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A Nest employee was fired after sharing internal content on Facebook, now he's taking Google to court

Now he's taking Google to court.

Tony Fadell
Getty Images
Tony Fadell

A former manager for Nest has filed a complaint with the National Labor Relations Board against Google, its parent company, for unfair labor practices after being fired from Nest.

The employee was fired after he posted internal communication on his Facebook page. Google employees had created tongue-in-cheek memes on its internal message board that were critical of Nest CEO Tony Fadell after he visited Google's all-hands staff meeting to defend his company's performance following a string of critical stories — some of which included leaks of product developments.

Recode published some of these images, which were created by Googlers upset with Fadell's management style and Nest's decision to shut down one of its products.

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The complaint suggests that Google saw the Facebook post as a violation of its employee conduct policies — so Google canned him.

The Information first reported on the NLRB complaint, identifying the employee as a male. According to the report, the head of Google's security team interrogated the employee about the leak. Sources told Recode that other Nest employees were also brought in, but no others were fired.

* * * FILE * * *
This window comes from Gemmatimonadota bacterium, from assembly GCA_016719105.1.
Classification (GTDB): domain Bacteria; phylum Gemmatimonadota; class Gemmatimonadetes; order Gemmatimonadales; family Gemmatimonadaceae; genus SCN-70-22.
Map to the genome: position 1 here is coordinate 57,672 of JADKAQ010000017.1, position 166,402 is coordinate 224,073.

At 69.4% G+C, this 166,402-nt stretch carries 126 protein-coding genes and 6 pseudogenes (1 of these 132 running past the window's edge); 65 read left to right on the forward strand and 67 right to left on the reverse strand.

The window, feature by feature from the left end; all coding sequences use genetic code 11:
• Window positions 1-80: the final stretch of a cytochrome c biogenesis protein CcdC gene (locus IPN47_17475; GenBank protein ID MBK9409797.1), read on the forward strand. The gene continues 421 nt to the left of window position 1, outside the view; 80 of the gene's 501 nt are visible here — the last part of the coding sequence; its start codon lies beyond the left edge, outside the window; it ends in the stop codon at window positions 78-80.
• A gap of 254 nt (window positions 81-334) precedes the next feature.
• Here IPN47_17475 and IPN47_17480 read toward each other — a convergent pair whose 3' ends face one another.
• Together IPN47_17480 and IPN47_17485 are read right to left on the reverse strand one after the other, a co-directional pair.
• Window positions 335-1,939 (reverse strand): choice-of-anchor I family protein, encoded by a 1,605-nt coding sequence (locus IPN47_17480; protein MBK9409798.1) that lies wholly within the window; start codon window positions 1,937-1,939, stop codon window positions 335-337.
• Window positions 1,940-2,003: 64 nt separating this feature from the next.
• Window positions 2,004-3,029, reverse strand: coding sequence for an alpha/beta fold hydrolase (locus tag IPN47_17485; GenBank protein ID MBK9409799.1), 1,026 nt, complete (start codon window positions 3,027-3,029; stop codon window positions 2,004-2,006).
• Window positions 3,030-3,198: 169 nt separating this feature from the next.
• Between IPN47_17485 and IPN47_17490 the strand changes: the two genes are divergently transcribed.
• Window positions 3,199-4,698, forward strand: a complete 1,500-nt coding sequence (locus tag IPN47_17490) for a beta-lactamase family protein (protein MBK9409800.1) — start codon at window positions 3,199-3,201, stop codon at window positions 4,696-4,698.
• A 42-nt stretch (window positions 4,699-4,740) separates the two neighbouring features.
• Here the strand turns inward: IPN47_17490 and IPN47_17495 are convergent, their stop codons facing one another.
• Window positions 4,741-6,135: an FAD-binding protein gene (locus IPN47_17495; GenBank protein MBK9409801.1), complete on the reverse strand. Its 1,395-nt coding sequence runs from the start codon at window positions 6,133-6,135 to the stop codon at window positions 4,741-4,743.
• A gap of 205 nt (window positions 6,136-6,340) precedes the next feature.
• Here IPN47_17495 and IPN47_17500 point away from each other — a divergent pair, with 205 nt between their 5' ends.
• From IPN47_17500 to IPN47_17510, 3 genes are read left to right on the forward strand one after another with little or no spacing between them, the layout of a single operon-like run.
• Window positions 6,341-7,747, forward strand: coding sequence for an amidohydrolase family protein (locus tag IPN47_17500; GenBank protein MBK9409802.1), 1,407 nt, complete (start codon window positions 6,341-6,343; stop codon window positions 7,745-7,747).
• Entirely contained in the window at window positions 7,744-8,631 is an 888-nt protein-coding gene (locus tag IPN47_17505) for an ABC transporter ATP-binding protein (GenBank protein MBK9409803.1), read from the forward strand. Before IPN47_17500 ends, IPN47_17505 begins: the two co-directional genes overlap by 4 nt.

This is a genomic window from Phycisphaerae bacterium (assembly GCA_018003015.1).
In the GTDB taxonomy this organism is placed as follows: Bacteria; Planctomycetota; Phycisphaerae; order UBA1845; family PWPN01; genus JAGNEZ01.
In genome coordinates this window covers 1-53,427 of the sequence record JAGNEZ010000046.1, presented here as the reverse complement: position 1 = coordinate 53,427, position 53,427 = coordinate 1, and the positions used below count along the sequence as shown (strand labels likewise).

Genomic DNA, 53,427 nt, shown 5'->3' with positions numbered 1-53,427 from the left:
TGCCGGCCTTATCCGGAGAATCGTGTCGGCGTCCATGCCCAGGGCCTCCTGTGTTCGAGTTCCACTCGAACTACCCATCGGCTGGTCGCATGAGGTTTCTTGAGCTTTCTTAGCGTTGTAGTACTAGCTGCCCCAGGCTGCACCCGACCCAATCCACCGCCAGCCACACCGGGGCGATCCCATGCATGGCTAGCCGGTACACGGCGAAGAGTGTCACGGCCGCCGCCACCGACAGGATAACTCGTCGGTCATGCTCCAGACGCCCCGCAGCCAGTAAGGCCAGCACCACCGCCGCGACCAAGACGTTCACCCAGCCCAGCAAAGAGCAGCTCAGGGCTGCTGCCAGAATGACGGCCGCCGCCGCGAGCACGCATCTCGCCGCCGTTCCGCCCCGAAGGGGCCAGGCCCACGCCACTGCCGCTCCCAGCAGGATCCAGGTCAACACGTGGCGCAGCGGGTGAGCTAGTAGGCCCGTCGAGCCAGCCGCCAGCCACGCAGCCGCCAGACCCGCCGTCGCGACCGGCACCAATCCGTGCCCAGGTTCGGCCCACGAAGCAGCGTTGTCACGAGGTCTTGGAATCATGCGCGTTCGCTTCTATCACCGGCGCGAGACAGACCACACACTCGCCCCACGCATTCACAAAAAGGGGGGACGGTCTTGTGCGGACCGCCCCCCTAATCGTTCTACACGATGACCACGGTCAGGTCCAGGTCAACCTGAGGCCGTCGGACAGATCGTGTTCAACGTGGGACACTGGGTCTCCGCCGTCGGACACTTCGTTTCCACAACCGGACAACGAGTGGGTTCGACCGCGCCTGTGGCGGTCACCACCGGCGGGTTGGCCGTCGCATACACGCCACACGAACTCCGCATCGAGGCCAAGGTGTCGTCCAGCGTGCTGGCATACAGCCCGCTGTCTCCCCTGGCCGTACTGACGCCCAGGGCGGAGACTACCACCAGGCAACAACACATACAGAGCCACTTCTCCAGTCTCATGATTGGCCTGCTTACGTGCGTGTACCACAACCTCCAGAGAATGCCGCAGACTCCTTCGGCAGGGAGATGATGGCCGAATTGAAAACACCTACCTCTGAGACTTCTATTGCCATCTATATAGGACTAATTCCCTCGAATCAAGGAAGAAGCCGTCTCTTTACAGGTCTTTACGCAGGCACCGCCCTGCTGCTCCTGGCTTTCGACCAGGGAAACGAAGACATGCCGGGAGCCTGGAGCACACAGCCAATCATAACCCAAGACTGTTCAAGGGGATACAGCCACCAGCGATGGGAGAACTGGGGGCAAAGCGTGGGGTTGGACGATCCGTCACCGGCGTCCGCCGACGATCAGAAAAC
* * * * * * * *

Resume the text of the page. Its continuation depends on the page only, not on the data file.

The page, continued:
Chris Baker, the lawyer representing the former Nest manager, is arguing that Google's actions violate national labor laws entitling employees the right to organize and protect themselves by sharing information to outsiders and the press.

He wrote briefly about the complaint, referring to it as the "Nest Witch Hunt Case":

Employees have the right to discuss their working conditions. Employees have the right to effectuate change by talking with co-workers, former co-workers, bosses, and even reporters about their working conditions. Employees have the right to use social media for these purposes...

Google must revise its confidentiality policies to make clear that employees have the right to discuss their working conditions with whomever they wish. Google must revise its code of conduct to make clear that complaining about their working conditions is not forbidden. Google, and especially Nest, must stop the witch hunt for employees who exercise their legal right to try and improve Nest's working environment.

Google's confidentiality agreement says there aren't any restrictions on discussing working conditions "as protected by applicable law," according to someone who has seen the agreement.

A Google rep declined to say if the memes shared on Facebook fall under this protection. The rep declined to comment on everything else, too.

Google lawyers will undoubtedly argue that the company's behavior was within legal bounds.